Carlisle and Cumberland Banking Company v Bragg: 1911

A party wishing to establish a plea of non est factum in order to avoid liability under a deed, must show that he had taken care in signing the document.
Held: There could not be negligence in the execution of a document unless a duty was owed to the person who acted upon it.
[1911] 1 KB 489, 80 LJKB 472
Cited by:

  • Cited – Saunders (Executrix of the Will of Rose Maude Gallie, Deceased) v Anglia Building Society HL 9-Nov-1970
    The Appellant had signed an assignment of her lease in favour of her nephew. She said she thought the effect of it would protect her right to continue to live in the house. She now appealed rejection of her plea of non est factum.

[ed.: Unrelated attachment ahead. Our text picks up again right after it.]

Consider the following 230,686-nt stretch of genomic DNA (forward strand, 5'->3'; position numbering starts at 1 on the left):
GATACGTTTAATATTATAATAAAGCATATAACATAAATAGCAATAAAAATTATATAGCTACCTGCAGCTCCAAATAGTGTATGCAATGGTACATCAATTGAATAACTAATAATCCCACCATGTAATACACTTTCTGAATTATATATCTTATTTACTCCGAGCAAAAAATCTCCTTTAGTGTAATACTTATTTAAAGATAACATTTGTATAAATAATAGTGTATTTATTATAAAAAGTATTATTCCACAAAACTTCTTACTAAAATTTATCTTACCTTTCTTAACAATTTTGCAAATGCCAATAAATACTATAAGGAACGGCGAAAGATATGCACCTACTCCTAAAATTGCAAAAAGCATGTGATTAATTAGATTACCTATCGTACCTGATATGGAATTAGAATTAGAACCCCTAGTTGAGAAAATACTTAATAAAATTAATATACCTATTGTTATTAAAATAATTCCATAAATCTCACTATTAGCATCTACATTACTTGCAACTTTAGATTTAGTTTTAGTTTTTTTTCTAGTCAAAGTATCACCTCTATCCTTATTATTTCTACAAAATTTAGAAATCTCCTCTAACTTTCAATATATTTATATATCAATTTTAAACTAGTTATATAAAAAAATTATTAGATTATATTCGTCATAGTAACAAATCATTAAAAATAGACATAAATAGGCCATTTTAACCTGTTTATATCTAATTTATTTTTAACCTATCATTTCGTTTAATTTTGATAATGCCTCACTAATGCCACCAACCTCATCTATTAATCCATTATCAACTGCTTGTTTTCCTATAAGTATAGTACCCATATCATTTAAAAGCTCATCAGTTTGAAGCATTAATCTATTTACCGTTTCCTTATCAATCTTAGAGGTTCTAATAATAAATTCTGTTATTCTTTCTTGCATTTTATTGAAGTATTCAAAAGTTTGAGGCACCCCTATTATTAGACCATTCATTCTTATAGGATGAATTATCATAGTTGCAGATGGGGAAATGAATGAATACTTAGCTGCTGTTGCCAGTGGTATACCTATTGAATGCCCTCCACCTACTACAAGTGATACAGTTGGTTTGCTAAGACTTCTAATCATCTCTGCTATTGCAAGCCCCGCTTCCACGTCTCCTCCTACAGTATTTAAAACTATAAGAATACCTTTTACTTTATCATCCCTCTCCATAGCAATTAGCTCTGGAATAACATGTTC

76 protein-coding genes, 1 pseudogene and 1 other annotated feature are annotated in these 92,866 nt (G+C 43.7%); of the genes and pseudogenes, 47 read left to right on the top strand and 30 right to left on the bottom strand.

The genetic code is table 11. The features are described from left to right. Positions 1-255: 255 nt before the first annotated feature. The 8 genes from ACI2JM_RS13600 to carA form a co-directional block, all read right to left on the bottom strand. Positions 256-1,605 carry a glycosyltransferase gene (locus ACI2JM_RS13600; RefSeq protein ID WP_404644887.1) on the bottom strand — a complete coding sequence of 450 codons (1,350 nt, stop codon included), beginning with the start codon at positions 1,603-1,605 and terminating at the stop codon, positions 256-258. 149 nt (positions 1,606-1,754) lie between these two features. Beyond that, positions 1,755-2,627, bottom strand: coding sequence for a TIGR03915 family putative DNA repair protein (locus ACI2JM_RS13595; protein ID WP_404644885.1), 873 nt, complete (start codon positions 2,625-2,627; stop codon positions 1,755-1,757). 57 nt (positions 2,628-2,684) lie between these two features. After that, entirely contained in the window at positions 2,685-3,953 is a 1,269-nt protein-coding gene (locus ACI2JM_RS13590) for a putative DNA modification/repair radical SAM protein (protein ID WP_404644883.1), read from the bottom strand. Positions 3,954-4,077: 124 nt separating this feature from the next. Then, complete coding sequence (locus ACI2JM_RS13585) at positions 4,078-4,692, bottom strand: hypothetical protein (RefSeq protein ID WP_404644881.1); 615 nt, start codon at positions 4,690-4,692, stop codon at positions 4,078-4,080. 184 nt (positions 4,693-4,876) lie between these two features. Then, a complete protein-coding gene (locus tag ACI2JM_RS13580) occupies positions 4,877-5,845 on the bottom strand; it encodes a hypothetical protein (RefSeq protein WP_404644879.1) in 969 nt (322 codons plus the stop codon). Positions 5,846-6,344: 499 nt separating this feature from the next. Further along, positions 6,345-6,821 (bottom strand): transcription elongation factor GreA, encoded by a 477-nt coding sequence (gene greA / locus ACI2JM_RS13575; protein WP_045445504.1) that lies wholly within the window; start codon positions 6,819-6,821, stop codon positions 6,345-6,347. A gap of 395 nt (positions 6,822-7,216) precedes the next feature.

Held: The . .
    [1971] AC 1004, [1970] UKHL 5, [1970] 3 All ER 961, [1970] 2 WLR 1078
  • Cited – Alex Lawrie Factors Limited v Keith Morgan; Pamela R Morgan and Johathan K Turner CA 5-Jul-1999
    A statement of truth or affidavit must reflect the words and thoughts of the witness who signed it. It is not appropriate to include matters about which the witness could not themselves give evidence, including particularly complex arguments sought . .
    Times 18-Aug-99, [1999] EWCA 1758
  • Cited – Gallie v Lee HL 1971
    Lord Wilberforce said that the principles of non est factum are designed to protect also innocent third parties who may rely upon a document signed apparently correctly. . .
    [1971] AC 1004

These lists may be incomplete.
Updated: 05 December 2020; Ref: scu.253147